Instead of the heroic feats you associate with princes that rescue princesses from the villains lair we are told the story of child who uses the only weapon they possess: their wit. They are not equipped with swords or bows and arrows, all they have is their brains. "The child views existential dangers not objectively, but fantastically exaggerated in line with his immature dread...'Hansel and Gretel' encourages the child to explore on his own even the figments of his anxious imagination, because such fairy tales give him confidence that he can master not only the real dangers which his parents told him about, but even those vastly exaggerated ones which he fears exist" (Bettelheim 166). Both of these stories involve children who can no longer rely on their parents for help and must depend on each other (whether it be your sibling or even the support of "age mates") to survive. The children can no longer survive with their mothers (Hansel and Gretel show their need for their motherly survival through eating the house).

Sunday, February 10, 2013

What is a Folk/Fairy Tale?

SIS 2015 is all about discussing different Fairy Tales or even different versions of a one tale. As we move through the semester we should gain a better understanding of various themes, motifs, symbols, etc in each tale we study. But what is a fairy tale in itself? What makes a fairytale different from a regular story?
As discussed in class a fairytale, by definition, is a narrative based on magic and fantasy which are understood to be fictional. But can’t you have a regular story or work of fiction that is not classified as a fairytale? Again, as discussed in our class the difference between folktales and literature is that literature is written down, unchangeable and has an author whereas folktales are spoken, subject to change from culture to culture and anyone can take credit for their version of a tale. If you were to tell a child their favorite tale, you might hear them say: “that’s not how so-and-so tells it!” That’s because folk/fairy tales have been so subject to change because if they were written down, it would differ from book to book. Anyone can tell a tale differently from someone else, making it their own. People can find that when you tell a tale, it is not just different from person to person, but culture to culture as well. The way people tell the story of Little Red Riding Hood in Germany differs than how you may hear it told in China. This is because the motifs in the tales are universal. No fairy tale belongs to a specific nationality. If it did, it wouldn’t qualify as a fairy tale.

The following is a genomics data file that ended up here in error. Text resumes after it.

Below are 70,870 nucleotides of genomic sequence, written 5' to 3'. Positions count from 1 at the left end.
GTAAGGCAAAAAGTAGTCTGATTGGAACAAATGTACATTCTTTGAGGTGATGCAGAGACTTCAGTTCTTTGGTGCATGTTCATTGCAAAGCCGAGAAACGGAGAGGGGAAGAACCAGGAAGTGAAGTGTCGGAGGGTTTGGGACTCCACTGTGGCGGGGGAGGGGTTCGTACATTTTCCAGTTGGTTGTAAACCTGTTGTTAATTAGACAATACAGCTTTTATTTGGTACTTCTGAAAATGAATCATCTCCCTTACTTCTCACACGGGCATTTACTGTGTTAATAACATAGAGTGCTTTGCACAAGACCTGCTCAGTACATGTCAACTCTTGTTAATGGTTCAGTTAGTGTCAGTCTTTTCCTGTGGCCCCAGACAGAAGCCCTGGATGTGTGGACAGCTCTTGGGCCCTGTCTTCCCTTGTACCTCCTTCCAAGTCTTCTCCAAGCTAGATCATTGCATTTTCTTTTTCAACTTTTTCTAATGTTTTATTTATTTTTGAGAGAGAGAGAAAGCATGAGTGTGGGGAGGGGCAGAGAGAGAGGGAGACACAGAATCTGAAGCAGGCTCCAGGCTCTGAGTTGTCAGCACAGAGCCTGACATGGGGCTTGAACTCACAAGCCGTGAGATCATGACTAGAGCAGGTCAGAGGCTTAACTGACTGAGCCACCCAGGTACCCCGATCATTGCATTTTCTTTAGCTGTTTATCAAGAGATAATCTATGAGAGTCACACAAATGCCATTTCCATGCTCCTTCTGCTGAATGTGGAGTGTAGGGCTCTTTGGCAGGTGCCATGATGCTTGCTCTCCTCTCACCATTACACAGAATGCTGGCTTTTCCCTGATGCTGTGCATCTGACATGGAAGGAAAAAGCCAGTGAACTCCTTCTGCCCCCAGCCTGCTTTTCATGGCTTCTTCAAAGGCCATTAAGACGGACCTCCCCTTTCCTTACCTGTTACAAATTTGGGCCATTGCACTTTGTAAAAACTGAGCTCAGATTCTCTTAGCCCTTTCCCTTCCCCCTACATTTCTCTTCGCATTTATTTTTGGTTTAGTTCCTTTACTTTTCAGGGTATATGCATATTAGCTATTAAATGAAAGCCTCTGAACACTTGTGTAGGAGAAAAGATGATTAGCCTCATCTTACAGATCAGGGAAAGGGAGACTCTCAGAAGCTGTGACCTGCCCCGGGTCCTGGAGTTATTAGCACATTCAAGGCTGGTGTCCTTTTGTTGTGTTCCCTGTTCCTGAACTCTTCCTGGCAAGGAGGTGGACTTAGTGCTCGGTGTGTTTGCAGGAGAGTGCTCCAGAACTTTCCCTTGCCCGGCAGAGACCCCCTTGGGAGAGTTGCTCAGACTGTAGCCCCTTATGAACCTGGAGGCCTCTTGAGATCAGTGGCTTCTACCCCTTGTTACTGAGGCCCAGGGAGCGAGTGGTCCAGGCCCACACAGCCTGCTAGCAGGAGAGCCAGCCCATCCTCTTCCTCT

In our culture, and many others, a fairy tale is a tale centered around a hero who must go on a life altering journey of some sort. They face off against evil forces and in the end, come out victorious and the tale ends with all being well. We tell these tales to mainly children (however no one is ever too old for a fairy tale) to spark their imagination. They could even begin to relate themselves to the hero and in the end are taught valuable life lessons through the tale. Good always triumphs over evil. And if you’re good, you shall be rewarded. We need to get these points across to children in a way that will make their minds works and spark imagination. These are what fairy tales are. They’re imaginative tales of magic and wonder that can teach someone a valuable lesson. Even though we don’t live in a world of magic and far-fetched creatures. We can reference the deeds the hero does to our own lives and put them to good use.

Sunday, February 3, 2013

Why I chose SIS 2015

Choosing classes can be an absolute nightmare when it comes time to create your schedule for the next semester of college. Especially when you are required to take a certain type of class much like the Sophomore Interdisciplinary Study course. You are given a list of set options and it can be difficult to sign up for the one that interests you the most when you have so many other sophomores signing up as well. The class you like can fill up very quickly and you might not be able to get the one you want. However, sometimes "lady luck" can be on your side and you have the opportunity to take part in the class you really wanted to take. For this semester, "lady luck" was certainly on my side. Being a German major I have learned a lot about fairy tales because The Grimm Brothers are a very important aspect of German history. It only makes sense to want to learn the most about this aspect as possible since there is not a specific course offered here about German fairy tales. Even though this course is not specifically dedicated to strictly German-based stories, there is a huge emphasis since The Grimm Brothers are known for, and really famous for their play on fairy tales. I look forward to diving into this class because I feel like it would really help my major and the fact that it sounds very interesting because each culture interprets each tale in a different way. I would like to know more about why they changed the story the way they did and what makes it effective. I look forward to taking this class with Dr. Esa, not just because he's been my German professor for four semesters, but because he knows how to teach, and teach well. Hopefully this course will meet all of my expectations and impress me like I know it should.